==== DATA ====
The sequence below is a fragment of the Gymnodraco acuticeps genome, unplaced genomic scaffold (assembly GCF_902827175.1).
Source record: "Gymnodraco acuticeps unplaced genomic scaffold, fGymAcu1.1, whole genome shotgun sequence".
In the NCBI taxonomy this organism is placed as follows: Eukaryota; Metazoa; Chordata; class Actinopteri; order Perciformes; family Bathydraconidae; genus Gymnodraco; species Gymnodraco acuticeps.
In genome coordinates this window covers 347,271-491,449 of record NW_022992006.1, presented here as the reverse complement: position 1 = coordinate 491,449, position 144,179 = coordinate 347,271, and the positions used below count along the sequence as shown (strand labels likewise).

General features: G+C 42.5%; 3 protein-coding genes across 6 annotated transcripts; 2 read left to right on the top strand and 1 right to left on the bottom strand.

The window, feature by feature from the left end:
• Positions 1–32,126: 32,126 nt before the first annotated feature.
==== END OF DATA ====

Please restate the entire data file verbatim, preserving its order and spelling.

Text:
The sequence below is a fragment of the Gymnodraco acuticeps genome, unplaced genomic scaffold (assembly GCF_902827175.1).
Source record: "Gymnodraco acuticeps unplaced genomic scaffold, fGymAcu1.1, whole genome shotgun sequence".
In the NCBI taxonomy this organism is placed as follows: Eukaryota; Metazoa; Chordata; class Actinopteri; order Perciformes; family Bathydraconidae; genus Gymnodraco; species Gymnodraco acuticeps.
In genome coordinates this window covers 347,271-491,449 of record NW_022992006.1, presented here as the reverse complement: position 1 = coordinate 491,449, position 144,179 = coordinate 347,271, and the positions used below count along the sequence as shown (strand labels likewise).

General features: G+C 42.5%; 3 protein-coding genes across 6 annotated transcripts; 2 read left to right on the top strand and 1 right to left on the bottom strand.

The window, feature by feature from the left end:
• Positions 1–32,126: 32,126 nt before the first annotated feature.